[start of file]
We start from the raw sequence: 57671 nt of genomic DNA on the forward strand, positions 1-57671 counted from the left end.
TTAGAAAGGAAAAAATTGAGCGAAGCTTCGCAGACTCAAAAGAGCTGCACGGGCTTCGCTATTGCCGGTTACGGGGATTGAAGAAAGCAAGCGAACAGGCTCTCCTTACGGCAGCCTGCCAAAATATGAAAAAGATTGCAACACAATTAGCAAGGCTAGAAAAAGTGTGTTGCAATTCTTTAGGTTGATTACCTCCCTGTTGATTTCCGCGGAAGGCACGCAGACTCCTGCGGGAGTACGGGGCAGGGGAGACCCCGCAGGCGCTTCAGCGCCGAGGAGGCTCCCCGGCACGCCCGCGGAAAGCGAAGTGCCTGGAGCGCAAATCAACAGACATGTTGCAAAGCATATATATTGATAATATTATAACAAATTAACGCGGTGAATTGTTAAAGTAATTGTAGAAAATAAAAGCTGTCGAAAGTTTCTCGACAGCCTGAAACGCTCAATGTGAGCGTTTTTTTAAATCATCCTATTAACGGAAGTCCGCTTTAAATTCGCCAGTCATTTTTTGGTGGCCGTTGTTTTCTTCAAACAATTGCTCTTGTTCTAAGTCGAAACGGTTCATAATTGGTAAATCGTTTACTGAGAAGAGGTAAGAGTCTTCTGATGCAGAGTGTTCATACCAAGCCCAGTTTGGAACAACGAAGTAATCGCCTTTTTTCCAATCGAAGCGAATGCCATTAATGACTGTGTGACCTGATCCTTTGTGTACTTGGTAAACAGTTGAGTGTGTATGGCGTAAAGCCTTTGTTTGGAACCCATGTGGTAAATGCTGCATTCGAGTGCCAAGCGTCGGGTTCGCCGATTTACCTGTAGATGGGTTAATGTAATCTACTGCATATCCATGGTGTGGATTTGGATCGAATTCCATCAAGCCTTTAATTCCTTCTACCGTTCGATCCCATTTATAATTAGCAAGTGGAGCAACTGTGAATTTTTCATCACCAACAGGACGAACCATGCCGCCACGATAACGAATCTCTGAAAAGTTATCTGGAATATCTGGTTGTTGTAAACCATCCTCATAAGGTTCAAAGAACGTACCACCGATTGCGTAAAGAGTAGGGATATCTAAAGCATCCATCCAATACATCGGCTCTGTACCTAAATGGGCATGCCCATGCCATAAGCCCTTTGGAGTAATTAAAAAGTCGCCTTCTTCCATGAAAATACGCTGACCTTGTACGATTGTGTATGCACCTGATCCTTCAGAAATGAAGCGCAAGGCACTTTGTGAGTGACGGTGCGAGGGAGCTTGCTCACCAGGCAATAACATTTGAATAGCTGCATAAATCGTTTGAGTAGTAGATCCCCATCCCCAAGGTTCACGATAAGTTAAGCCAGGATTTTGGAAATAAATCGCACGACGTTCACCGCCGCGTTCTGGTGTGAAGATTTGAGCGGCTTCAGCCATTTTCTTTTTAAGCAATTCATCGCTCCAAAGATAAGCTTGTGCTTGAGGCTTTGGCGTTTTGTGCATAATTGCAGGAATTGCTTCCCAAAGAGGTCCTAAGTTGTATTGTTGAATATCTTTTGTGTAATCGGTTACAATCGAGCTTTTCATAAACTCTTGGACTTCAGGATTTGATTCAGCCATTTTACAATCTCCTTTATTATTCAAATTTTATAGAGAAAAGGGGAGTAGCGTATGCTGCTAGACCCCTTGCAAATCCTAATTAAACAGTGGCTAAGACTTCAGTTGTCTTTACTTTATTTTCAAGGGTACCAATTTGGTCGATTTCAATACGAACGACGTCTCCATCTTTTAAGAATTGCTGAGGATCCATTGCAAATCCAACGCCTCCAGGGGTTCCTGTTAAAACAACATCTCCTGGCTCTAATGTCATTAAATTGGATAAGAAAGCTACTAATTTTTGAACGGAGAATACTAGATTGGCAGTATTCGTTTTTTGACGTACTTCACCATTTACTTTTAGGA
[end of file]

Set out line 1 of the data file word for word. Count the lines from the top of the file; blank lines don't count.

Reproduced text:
We start from the raw sequence: 57671 nt of genomic DNA on the forward strand, positions 1-57671 counted from the left end.